Thursday, February 5, 2009

How Far Will It Go?

Here's a story for you. A 60 year-old woman has just given birth to twins in Calgary. My thoughts below, may be offensive to some, so I apologize now if that's the case. Maybe stop reading now if you prefer. But I still want to share.

Now I have no problems with older people having children. If you get pregnant then that's life, and God be with you. And I have no problem with older people choosing to raise kids either. I am aware of a semi-retired couple that has just adopted their grandchild because their daughter is incapable of caring for the child who is fighting an infant addiction to many hard drugs. I think it's not only commendable what they are doing, but I also pray fervently that God will be with them and bless them in this incredibly hard task.

What I have been thinking about recently is the assisted pregnancy our country has normalized. Now this takes many forms, from simply helping the parents gametes not fight each other off, to in vitro fertilization with ones own embryos, to the same IVF but with donor embryos, etc. So many variables. I am not necessarily against them all. I have a friend who is currently carrying the child of a couple who was unable to get pregnant themselves. She has done an honourable thing, and I am proud of her, but I still question (not 'decided') the ethics of it all.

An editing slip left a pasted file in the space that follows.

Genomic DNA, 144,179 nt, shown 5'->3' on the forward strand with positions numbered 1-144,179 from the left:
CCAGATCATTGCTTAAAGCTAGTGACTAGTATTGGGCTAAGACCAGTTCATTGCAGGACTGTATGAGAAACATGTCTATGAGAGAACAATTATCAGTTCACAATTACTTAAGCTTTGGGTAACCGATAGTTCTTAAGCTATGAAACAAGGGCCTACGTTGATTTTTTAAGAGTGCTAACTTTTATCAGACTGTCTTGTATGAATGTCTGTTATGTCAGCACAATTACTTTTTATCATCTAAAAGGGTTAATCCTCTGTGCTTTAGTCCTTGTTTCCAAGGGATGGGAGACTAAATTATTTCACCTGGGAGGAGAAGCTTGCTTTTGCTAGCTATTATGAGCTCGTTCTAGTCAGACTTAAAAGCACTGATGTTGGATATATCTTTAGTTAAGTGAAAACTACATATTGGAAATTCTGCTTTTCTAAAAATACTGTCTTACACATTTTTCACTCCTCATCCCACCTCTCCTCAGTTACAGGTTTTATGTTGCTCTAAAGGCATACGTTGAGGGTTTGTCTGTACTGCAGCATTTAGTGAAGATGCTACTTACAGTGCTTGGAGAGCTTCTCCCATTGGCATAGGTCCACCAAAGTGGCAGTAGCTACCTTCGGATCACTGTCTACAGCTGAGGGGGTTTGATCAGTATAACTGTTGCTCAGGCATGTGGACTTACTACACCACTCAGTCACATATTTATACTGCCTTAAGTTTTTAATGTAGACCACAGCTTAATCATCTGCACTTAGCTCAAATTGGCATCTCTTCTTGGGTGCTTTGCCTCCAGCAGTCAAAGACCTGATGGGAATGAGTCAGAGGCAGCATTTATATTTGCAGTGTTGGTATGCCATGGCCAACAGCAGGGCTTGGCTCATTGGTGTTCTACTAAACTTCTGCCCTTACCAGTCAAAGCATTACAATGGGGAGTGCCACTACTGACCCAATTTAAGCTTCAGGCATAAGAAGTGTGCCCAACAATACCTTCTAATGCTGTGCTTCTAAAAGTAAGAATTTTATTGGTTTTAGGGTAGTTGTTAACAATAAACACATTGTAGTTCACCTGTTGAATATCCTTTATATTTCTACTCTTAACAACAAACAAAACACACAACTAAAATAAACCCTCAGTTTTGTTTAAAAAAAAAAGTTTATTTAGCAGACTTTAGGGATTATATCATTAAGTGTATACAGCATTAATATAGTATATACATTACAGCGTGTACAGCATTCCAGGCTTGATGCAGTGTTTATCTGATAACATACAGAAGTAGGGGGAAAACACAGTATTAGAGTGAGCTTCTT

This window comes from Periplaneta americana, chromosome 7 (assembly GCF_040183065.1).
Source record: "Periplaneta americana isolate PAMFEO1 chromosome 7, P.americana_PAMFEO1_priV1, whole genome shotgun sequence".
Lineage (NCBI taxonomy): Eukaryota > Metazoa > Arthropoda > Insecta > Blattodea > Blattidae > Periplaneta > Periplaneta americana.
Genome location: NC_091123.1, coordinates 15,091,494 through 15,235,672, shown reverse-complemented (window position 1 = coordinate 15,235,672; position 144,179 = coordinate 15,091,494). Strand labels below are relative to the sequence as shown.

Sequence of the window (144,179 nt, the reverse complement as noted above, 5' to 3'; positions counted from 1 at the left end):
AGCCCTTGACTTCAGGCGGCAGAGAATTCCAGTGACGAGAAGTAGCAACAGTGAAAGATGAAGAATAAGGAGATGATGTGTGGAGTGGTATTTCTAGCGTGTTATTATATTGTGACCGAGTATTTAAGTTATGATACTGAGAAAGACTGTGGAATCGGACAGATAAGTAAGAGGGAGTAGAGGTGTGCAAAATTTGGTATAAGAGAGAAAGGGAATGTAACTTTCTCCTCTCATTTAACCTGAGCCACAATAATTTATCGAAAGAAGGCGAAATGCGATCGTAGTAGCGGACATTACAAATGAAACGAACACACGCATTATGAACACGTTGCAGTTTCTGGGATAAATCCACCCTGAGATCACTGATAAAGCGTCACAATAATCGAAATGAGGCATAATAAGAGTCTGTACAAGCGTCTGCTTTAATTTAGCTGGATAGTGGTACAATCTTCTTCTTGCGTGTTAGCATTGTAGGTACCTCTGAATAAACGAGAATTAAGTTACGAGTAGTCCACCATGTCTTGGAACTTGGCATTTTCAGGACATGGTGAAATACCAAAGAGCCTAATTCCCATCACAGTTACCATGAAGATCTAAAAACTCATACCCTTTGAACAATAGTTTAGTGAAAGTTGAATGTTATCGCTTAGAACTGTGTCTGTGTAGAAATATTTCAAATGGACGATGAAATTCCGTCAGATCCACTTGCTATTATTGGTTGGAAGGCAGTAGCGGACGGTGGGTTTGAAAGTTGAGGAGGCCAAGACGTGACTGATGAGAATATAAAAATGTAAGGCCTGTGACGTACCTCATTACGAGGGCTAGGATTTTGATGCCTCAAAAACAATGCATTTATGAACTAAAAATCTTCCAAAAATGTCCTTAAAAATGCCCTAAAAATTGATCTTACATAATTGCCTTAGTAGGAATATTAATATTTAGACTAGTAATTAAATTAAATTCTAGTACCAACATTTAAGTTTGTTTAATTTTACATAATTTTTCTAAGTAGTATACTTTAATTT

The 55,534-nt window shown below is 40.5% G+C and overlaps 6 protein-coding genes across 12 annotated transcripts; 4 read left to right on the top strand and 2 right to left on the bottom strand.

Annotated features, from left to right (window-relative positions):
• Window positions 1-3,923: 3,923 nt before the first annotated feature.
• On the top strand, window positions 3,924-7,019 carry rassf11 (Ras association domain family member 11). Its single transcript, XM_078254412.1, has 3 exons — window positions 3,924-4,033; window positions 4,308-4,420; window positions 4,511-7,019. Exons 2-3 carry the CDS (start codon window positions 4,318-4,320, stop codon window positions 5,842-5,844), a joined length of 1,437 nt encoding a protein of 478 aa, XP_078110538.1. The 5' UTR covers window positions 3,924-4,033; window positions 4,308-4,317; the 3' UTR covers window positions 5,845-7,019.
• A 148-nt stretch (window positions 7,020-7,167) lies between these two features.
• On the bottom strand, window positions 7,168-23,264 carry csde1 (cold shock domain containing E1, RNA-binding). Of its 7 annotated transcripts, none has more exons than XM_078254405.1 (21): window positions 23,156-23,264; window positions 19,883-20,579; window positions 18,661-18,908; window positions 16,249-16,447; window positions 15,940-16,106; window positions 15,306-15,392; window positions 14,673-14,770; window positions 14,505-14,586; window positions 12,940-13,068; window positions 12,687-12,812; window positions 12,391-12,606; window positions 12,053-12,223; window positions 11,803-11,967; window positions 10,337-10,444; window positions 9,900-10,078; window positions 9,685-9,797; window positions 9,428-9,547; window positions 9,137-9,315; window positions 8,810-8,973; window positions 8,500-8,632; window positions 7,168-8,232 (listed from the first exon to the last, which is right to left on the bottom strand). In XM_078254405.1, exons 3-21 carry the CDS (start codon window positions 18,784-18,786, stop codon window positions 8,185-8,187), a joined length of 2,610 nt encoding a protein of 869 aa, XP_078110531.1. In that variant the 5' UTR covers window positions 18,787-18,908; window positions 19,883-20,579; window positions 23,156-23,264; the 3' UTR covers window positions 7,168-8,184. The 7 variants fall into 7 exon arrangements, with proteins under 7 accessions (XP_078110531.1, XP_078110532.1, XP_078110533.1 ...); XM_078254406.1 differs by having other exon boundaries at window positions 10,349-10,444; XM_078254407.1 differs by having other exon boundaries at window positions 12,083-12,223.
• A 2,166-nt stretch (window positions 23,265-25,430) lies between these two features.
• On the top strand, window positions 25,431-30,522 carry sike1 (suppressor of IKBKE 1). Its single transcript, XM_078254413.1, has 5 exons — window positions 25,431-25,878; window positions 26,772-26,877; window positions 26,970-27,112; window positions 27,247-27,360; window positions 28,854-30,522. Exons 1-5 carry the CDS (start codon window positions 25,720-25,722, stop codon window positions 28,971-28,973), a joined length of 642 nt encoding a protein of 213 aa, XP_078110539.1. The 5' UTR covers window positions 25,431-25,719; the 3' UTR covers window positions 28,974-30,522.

Paul said everything is permissible, but not all things are beneficial. Just cause we can, doesn't mean we should. The medical world has jumped leaps and bounds in the last 30 years in what can be done for assisted pregnancy, which is great for science. But is it right?

The two main concerns I have are (and notice I'm staying away from the theological - just don't know regarding that):

1) What about adoption? Are there not enough children in our world that if having a child is hard for us, can't we try loving and caring for another's natural child? Two friends that have adopted have shared interesting thoughts with me recently. The first is a woman who adopted after having multiple miscarriages. She says she knows her children (3) were born in her heart, and she regularly forgets they were not born of her body as well. Interesting. The second is a friend who made the choice to adopt rather than have natural children (which he and his wife use careful protection to inhibit). He says he is shocked and saddened that people always presume and offer apology for the fact that they can't have 'natural' children and HAVE to adopt. Some people even suggest IVF as a better option. His experience shows that adoption is sometimes even frowned upon, including in the church community. What?!

As people who have decided to walk down the road of adoption and see where God takes us, JL and I are excited to learn about what God is going to do through us and teach us in this somewhat isolated community. I'm excited as to how it will further influence my thoughts on IVF and other assisted pregnancy options.